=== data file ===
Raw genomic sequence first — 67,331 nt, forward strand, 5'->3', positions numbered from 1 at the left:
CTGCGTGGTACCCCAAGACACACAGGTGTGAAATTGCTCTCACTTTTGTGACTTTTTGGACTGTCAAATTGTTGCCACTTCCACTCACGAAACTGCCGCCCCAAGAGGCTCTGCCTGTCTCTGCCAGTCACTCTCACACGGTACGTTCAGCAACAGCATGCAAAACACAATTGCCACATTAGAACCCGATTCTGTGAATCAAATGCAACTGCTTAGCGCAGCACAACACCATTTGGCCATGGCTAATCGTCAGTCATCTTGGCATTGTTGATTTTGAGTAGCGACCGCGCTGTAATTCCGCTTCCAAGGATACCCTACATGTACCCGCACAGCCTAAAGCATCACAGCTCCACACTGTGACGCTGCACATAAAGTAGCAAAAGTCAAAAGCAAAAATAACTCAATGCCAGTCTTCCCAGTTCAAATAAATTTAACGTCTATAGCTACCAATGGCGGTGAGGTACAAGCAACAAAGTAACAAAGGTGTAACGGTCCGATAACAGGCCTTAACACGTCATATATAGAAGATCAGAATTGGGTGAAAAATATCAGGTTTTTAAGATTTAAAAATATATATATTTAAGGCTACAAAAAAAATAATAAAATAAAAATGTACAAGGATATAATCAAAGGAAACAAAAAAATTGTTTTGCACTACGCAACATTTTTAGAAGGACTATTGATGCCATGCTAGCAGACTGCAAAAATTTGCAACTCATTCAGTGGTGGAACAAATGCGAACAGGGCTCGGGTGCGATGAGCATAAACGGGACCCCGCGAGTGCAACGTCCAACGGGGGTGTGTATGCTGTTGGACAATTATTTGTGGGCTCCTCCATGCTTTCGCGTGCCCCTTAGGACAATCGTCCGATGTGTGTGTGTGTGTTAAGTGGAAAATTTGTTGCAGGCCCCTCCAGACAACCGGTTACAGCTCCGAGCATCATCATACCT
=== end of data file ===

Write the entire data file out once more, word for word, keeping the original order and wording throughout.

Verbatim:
Raw genomic sequence first — 67,331 nt, forward strand, 5'->3', positions numbered from 1 at the left:
CTGCGTGGTACCCCAAGACACACAGGTGTGAAATTGCTCTCACTTTTGTGACTTTTTGGACTGTCAAATTGTTGCCACTTCCACTCACGAAACTGCCGCCCCAAGAGGCTCTGCCTGTCTCTGCCAGTCACTCTCACACGGTACGTTCAGCAACAGCATGCAAAACACAATTGCCACATTAGAACCCGATTCTGTGAATCAAATGCAACTGCTTAGCGCAGCACAACACCATTTGGCCATGGCTAATCGTCAGTCATCTTGGCATTGTTGATTTTGAGTAGCGACCGCGCTGTAATTCCGCTTCCAAGGATACCCTACATGTACCCGCACAGCCTAAAGCATCACAGCTCCACACTGTGACGCTGCACATAAAGTAGCAAAAGTCAAAAGCAAAAATAACTCAATGCCAGTCTTCCCAGTTCAAATAAATTTAACGTCTATAGCTACCAATGGCGGTGAGGTACAAGCAACAAAGTAACAAAGGTGTAACGGTCCGATAACAGGCCTTAACACGTCATATATAGAAGATCAGAATTGGGTGAAAAATATCAGGTTTTTAAGATTTAAAAATATATATATTTAAGGCTACAAAAAAAATAATAAAATAAAAATGTACAAGGATATAATCAAAGGAAACAAAAAAATTGTTTTGCACTACGCAACATTTTTAGAAGGACTATTGATGCCATGCTAGCAGACTGCAAAAATTTGCAACTCATTCAGTGGTGGAACAAATGCGAACAGGGCTCGGGTGCGATGAGCATAAACGGGACCCCGCGAGTGCAACGTCCAACGGGGGTGTGTATGCTGTTGGACAATTATTTGTGGGCTCCTCCATGCTTTCGCGTGCCCCTTAGGACAATCGTCCGATGTGTGTGTGTGTGTTAAGTGGAAAATTTGTTGCAGGCCCCTCCAGACAACCGGTTACAGCTCCGAGCATCATCATACCT